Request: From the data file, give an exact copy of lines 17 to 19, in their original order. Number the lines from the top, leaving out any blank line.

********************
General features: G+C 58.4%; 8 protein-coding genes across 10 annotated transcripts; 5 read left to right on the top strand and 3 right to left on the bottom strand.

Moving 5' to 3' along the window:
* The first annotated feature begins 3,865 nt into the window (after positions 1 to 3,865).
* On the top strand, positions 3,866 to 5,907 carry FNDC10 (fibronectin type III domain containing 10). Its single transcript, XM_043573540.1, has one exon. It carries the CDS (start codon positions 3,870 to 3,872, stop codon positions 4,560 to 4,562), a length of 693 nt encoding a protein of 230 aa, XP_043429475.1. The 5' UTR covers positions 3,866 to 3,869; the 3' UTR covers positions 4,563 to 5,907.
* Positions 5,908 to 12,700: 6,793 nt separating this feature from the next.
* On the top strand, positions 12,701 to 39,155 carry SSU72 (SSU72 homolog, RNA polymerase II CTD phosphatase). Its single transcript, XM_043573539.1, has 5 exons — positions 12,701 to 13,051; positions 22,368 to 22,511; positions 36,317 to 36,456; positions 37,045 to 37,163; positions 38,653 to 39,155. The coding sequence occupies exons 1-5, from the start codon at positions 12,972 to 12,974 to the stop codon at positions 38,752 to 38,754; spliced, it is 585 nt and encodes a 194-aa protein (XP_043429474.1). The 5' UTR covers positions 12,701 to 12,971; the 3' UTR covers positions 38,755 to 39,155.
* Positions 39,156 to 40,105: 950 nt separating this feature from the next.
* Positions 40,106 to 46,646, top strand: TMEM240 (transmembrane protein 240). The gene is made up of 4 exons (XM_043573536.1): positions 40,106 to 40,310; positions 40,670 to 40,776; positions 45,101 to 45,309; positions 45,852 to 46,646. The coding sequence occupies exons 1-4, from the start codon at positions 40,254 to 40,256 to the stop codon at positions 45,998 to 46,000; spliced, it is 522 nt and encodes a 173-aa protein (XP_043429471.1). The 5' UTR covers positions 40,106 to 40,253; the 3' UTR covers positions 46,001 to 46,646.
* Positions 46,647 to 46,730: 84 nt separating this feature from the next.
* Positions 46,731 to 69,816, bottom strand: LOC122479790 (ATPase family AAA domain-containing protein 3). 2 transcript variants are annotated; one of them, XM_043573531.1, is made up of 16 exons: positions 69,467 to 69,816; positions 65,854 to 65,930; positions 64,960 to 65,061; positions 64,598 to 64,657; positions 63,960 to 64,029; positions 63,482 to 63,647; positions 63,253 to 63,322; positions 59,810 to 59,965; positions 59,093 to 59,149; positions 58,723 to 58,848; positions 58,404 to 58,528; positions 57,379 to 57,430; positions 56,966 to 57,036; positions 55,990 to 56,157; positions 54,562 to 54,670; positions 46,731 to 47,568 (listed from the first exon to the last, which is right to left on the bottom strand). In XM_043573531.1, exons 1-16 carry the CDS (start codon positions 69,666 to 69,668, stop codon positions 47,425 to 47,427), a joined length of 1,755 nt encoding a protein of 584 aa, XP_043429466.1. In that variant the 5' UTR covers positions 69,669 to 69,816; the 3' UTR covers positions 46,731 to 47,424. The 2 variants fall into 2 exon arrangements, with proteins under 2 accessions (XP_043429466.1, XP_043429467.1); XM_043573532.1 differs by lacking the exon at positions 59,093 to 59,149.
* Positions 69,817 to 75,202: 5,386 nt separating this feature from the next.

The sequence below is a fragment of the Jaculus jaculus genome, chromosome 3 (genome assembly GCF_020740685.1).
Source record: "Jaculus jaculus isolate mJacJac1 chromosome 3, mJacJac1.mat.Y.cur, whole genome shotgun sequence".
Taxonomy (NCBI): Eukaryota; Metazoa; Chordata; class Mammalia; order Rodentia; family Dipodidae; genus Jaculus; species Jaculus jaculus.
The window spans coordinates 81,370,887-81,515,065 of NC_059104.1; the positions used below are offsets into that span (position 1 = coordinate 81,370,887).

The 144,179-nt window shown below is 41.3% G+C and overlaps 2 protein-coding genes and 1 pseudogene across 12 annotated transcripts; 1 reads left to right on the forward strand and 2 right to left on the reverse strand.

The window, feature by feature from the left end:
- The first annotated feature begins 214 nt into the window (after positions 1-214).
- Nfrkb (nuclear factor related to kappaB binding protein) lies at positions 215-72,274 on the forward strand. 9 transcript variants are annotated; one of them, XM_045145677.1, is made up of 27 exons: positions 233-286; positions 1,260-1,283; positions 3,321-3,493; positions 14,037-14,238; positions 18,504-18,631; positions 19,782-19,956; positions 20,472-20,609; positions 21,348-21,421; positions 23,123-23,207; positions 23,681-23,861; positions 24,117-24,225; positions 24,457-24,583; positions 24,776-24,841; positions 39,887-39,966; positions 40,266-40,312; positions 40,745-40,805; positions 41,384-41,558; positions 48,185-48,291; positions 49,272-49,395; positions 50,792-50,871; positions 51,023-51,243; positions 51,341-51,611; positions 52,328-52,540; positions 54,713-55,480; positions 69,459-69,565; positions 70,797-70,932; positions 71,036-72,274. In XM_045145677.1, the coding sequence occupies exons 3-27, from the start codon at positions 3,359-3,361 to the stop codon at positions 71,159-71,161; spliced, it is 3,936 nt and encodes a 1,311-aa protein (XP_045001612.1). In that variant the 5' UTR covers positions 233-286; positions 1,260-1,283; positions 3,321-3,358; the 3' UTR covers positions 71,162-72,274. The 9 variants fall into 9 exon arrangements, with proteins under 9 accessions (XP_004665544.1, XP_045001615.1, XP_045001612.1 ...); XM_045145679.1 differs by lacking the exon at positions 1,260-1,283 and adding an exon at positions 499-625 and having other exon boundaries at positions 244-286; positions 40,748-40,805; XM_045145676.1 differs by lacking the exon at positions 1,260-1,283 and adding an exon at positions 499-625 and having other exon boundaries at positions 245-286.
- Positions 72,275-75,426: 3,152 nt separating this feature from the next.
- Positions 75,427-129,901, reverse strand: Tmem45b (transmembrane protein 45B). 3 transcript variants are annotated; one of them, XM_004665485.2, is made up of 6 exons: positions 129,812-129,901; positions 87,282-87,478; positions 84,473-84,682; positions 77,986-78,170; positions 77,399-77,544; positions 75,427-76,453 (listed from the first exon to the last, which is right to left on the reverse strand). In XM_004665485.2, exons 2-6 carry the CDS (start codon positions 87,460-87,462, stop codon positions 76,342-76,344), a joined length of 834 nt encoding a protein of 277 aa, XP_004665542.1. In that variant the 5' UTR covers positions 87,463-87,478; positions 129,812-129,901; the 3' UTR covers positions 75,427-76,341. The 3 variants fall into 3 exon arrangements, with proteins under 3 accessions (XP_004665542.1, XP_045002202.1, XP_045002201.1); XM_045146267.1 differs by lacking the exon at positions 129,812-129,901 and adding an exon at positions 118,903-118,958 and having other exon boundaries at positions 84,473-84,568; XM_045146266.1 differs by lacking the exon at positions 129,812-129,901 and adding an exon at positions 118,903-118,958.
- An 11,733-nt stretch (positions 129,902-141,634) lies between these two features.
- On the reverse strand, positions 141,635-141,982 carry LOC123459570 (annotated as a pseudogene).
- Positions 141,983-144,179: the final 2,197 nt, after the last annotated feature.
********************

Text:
The window, feature by feature from the left end:
- The first annotated feature begins 214 nt into the window (after positions 1-214).
- Nfrkb (nuclear factor related to kappaB binding protein) lies at positions 215-72,274 on the forward strand. 9 transcript variants are annotated; one of them, XM_045145677.1, is made up of 27 exons: positions 233-286; positions 1,260-1,283; positions 3,321-3,493; positions 14,037-14,238; positions 18,504-18,631; positions 19,782-19,956; positions 20,472-20,609; positions 21,348-21,421; positions 23,123-23,207; positions 23,681-23,861; positions 24,117-24,225; positions 24,457-24,583; positions 24,776-24,841; positions 39,887-39,966; positions 40,266-40,312; positions 40,745-40,805; positions 41,384-41,558; positions 48,185-48,291; positions 49,272-49,395; positions 50,792-50,871; positions 51,023-51,243; positions 51,341-51,611; positions 52,328-52,540; positions 54,713-55,480; positions 69,459-69,565; positions 70,797-70,932; positions 71,036-72,274. In XM_045145677.1, the coding sequence occupies exons 3-27, from the start codon at positions 3,359-3,361 to the stop codon at positions 71,159-71,161; spliced, it is 3,936 nt and encodes a 1,311-aa protein (XP_045001612.1). In that variant the 5' UTR covers positions 233-286; positions 1,260-1,283; positions 3,321-3,358; the 3' UTR covers positions 71,162-72,274. The 9 variants fall into 9 exon arrangements, with proteins under 9 accessions (XP_004665544.1, XP_045001615.1, XP_045001612.1 ...); XM_045145679.1 differs by lacking the exon at positions 1,260-1,283 and adding an exon at positions 499-625 and having other exon boundaries at positions 244-286; positions 40,748-40,805; XM_045145676.1 differs by lacking the exon at positions 1,260-1,283 and adding an exon at positions 499-625 and having other exon boundaries at positions 245-286.